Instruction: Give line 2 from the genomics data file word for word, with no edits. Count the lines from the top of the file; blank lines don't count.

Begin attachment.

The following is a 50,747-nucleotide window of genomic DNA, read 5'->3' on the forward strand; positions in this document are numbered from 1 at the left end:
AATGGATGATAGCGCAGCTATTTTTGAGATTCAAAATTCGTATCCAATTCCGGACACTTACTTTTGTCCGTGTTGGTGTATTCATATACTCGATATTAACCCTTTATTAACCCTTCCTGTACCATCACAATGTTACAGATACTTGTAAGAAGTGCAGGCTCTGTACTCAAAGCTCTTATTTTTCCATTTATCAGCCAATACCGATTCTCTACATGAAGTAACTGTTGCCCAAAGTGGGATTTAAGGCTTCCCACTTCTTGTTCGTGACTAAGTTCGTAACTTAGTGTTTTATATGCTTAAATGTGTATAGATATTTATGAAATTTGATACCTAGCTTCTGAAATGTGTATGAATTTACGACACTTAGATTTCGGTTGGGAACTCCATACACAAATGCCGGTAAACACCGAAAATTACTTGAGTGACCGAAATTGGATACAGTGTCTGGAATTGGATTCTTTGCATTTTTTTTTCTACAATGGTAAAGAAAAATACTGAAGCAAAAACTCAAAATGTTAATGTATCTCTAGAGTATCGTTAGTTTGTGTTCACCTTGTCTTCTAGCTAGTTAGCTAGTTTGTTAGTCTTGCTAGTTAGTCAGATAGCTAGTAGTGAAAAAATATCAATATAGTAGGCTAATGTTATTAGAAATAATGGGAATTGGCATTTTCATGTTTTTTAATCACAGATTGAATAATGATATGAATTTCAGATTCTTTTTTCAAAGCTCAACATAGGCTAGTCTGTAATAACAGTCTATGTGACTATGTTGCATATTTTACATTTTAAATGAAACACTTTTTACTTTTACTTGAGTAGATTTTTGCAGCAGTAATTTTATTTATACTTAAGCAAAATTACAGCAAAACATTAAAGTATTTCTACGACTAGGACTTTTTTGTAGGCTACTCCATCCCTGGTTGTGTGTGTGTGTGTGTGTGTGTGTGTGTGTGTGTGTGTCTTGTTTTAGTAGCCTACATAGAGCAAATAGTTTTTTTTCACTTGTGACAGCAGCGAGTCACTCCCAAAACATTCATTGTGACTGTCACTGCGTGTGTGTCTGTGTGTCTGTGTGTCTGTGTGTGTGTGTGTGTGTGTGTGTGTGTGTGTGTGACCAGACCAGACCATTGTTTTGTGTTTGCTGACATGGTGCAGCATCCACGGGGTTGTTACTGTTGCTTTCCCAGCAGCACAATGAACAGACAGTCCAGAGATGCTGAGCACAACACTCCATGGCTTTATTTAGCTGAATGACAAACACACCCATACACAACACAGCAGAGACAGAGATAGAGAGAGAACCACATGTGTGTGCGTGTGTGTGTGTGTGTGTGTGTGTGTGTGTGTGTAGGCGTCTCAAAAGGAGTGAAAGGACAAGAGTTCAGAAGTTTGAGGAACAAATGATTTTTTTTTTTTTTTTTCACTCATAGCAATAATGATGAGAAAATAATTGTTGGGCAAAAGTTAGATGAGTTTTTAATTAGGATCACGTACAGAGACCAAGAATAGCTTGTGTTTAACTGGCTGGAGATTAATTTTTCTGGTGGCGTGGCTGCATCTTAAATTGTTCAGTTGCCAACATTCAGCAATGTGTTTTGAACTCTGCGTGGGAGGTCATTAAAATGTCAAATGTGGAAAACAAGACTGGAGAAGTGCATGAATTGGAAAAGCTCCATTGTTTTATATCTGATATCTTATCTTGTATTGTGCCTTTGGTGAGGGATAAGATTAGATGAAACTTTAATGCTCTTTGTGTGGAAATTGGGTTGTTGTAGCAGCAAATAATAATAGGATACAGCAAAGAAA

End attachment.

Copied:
AATGGATGATAGCGCAGCTATTTTTGAGATTCAAAATTCGTATCCAATTCCGGACACTTACTTTTGTCCGTGTTGGTGTATTCATATACTCGATATTAACCCTTTATTAACCCTTCCTGTACCATCACAATGTTACAGATACTTGTAAGAAGTGCAGGCTCTGTACTCAAAGCTCTTATTTTTCCATTTATCAGCCAATACCGATTCTCTACATGAAGTAACTGTTGCCCAAAGTGGGATTTAAGGCTTCCCACTTCTTGTTCGTGACTAAGTTCGTAACTTAGTGTTTTATATGCTTAAATGTGTATAGATATTTATGAAATTTGATACCTAGCTTCTGAAATGTGTATGAATTTACGACACTTAGATTTCGGTTGGGAACTCCATACACAAATGCCGGTAAACACCGAAAATTACTTGAGTGACCGAAATTGGATACAGTGTCTGGAATTGGATTCTTTGCATTTTTTTTTCTACAATGGTAAAGAAAAATACTGAAGCAAAAACTCAAAATGTTAATGTATCTCTAGAGTATCGTTAGTTTGTGTTCACCTTGTCTTCTAGCTAGTTAGCTAGTTTGTTAGTCTTGCTAGTTAGTCAGATAGCTAGTAGTGAAAAAATATCAATATAGTAGGCTAATGTTATTAGAAATAATGGGAATTGGCATTTTCATGTTTTTTAATCACAGATTGAATAATGATATGAATTTCAGATTCTTTTTTCAAAGCTCAACATAGGCTAGTCTGTAATAACAGTCTATGTGACTATGTTGCATATTTTACATTTTAAATGAAACACTTTTTACTTTTACTTGAGTAGATTTTTGCAGCAGTAATTTTATTTATACTTAAGCAAAATTACAGCAAAACATTAAAGTATTTCTACGACTAGGACTTTTTTGTAGGCTACTCCATCCCTGGTTGTGTGTGTGTGTGTGTGTGTGTGTGTGTGTGTGTGTGTCTTGTTTTAGTAGCCTACATAGAGCAAATAGTTTTTTTTCACTTGTGACAGCAGCGAGTCACTCCCAAAACATTCATTGTGACTGTCACTGCGTGTGTGTCTGTGTGTCTGTGTGTCTGTGTGTGTGTGTGTGTGTGTGTGTGTGTGTGTGTGACCAGACCAGACCATTGTTTTGTGTTTGCTGACATGGTGCAGCATCCACGGGGTTGTTACTGTTGCTTTCCCAGCAGCACAATGAACAGACAGTCCAGAGATGCTGAGCACAACACTCCATGGCTTTATTTAGCTGAATGACAAACACACCCATACACAACACAGCAGAGACAGAGATAGAGAGAGAACCACATGTGTGTGCGTGTGTGTGTGTGTGTGTGTGTGTGTGTGTGTGTAGGCGTCTCAAAAGGAGTGAAAGGACAAGAGTTCAGAAGTTTGAGGAACAAATGATTTTTTTTTTTTTTTTTCACTCATAGCAATAATGATGAGAAAATAATTGTTGGGCAAAAGTTAGATGAGTTTTTAATTAGGATCACGTACAGAGACCAAGAATAGCTTGTGTTTAACTGGCTGGAGATTAATTTTTCTGGTGGCGTGGCTGCATCTTAAATTGTTCAGTTGCCAACATTCAGCAATGTGTTTTGAACTCTGCGTGGGAGGTCATTAAAATGTCAAATGTGGAAAACAAGACTGGAGAAGTGCATGAATTGGAAAAGCTCCATTGTTTTATATCTGATATCTTATCTTGTATTGTGCCTTTGGTGAGGGATAAGATTAGATGAAACTTTAATGCTCTTTGTGTGGAAATTGGGTTGTTGTAGCAGCAAATAATAATAGGATACAGCAAAGAAA